The road swung round to the cliff top once again for the run in to Brora and the full force of the north coastal breeze just about toppled my sanity. Teeth gritted, pushing down a yell of rage, I bumped into the village (no idea what those rumble strips are doing there) and spied the station. If I was getting home the next day, it would have to be by train. Of course, the station was un-staffed - indeed, it was in the process of being boarded up so I pedalled back to the A9 and followed the signs to Clynelish as I knew my B&B was practically in the grounds. I took the wrong road, however, and ended up circuiting the ruins of Brora Distillery, necessitating another short sharp climb back to what could only be Clynelish Farm B&B. Arriving simultaneously with a couple in a car (what wisdom), I was shown to my room by Victoria, the Australian proprietor.That afternoon’s shower was well-deserved, I thought, as I scoured off all the road muck and sun cream, but also philosophical. My next task was not finding dinner and preparing for the next adventure, but plotting my route back home. A couple of abortive phone calls to National Rail and Scotrail occurred as I walked between fields of cows and gorse back into Brora, followed by a confessional call to my parents.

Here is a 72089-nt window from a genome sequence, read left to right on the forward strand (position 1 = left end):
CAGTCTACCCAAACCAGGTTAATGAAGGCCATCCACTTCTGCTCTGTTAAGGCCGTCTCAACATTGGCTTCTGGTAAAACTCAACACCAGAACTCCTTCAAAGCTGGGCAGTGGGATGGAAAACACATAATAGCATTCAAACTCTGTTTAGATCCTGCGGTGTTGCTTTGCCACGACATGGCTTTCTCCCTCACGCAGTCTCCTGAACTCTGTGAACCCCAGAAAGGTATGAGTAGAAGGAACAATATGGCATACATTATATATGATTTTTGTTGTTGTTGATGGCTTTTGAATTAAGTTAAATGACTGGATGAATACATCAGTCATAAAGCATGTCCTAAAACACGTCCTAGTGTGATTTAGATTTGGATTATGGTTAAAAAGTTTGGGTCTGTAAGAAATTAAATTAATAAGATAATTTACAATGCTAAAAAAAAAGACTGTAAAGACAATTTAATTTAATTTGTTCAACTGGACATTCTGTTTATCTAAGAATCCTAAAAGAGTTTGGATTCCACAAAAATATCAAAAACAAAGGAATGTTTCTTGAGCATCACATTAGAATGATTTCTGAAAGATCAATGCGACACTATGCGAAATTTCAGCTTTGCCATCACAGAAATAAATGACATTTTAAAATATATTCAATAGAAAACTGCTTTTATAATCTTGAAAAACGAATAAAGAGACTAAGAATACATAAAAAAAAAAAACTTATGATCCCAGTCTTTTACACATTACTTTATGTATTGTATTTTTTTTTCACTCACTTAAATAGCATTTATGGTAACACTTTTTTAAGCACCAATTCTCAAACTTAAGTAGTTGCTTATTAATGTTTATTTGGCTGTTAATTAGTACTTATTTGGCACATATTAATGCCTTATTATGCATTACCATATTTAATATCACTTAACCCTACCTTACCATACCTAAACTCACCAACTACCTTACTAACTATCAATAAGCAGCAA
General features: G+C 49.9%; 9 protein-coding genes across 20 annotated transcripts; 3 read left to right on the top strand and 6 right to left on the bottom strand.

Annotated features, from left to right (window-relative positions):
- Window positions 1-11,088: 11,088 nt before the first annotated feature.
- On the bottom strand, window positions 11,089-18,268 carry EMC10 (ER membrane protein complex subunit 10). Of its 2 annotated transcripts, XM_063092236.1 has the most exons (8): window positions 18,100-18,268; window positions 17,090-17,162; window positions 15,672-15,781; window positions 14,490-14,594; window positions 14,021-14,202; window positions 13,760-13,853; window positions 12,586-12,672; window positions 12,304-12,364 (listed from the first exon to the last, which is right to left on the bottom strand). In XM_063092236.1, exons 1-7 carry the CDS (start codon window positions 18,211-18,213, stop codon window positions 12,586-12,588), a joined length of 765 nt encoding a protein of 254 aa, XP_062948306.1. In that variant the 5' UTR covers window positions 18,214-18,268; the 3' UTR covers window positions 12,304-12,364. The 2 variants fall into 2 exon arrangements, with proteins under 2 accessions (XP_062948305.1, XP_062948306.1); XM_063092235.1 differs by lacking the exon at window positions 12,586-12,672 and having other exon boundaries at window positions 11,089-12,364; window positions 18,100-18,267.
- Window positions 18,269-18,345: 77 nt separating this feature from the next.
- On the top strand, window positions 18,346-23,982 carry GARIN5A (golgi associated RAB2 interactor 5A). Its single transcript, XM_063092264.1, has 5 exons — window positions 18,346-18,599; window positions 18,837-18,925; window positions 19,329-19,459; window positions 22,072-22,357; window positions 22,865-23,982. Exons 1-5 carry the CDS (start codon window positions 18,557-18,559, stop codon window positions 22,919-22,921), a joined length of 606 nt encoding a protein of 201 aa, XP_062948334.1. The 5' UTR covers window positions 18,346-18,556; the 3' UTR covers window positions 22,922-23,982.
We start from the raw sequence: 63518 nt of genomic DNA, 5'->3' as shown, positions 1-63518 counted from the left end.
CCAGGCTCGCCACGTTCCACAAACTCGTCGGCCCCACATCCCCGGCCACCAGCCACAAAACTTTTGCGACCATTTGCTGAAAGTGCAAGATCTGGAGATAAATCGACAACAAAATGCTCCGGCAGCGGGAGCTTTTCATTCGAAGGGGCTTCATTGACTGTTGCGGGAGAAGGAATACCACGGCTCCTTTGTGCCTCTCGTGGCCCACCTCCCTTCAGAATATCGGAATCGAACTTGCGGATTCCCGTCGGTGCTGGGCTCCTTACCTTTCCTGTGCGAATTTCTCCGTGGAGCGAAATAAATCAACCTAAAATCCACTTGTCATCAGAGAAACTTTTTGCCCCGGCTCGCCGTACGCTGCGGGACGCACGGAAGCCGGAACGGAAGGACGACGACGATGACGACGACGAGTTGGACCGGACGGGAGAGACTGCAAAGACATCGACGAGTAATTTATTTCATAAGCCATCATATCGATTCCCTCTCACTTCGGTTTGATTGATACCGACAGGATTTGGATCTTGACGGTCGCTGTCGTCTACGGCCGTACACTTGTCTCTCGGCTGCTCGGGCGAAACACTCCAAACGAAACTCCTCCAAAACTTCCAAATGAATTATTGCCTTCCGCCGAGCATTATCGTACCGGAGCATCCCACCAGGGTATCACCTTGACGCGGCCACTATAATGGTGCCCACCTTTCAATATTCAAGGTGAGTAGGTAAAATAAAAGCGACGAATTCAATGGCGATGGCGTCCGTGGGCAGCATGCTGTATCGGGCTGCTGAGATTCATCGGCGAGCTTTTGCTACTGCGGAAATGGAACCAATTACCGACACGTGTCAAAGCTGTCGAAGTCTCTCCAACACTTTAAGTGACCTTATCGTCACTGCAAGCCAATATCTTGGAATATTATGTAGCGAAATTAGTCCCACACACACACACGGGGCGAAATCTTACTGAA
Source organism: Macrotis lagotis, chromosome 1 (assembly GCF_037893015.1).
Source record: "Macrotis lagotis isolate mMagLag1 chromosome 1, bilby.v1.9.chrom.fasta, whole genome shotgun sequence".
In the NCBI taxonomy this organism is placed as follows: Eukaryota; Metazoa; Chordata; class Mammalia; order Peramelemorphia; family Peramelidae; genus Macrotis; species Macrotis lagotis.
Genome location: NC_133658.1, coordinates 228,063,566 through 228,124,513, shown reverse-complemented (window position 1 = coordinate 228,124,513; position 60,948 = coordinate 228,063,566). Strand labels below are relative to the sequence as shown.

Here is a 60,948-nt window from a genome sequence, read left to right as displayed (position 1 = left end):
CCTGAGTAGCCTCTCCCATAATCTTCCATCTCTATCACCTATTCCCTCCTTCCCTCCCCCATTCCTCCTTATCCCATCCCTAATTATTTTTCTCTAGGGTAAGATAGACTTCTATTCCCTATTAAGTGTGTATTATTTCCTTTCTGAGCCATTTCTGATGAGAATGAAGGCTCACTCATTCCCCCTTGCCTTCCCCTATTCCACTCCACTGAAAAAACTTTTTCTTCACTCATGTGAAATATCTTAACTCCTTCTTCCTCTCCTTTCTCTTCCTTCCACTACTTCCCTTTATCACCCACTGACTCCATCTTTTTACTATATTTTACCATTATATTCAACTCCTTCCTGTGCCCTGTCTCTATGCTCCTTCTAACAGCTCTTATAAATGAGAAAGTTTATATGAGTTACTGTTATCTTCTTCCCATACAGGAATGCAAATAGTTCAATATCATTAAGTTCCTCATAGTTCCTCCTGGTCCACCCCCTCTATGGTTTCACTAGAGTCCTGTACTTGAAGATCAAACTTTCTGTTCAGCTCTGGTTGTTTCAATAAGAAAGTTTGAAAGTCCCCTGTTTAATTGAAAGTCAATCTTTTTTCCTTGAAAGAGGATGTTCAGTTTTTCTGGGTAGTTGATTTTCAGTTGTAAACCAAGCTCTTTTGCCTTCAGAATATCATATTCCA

‘I’ve decided to stop,’ I said. They didn’t seem terribly upset by this news and, following two train journeys and a bike ride to St Andrews, a bus and a further train back to Northumberland, I can confirm that I’m not terribly upset, either. Of course there are pangs of longing for the grandeur and adventure of bike touring, and I miss the pared down lifestyle it encourages. However, there is not an ounce of regret that I didn’t carry on to Stornoway. I know my body could not have coped.

Since January and my two weeks in London with Compass Box I haven’t stopped to rest and attempting a 1,000 mile bike trip two weeks after sitting my final exams was asking a great deal. A great deal too much, as it turned out. Instead, I covered nearly 460 miles in eight days, via six distilleries or distilleries-in-the-making, and ended up 60 miles north of Inverness on the beautiful Sutherland coast. I had my fun and the 1983 Balblair was definitely a dram worth holding out for. We shall have to see what touring opportunities arise in future.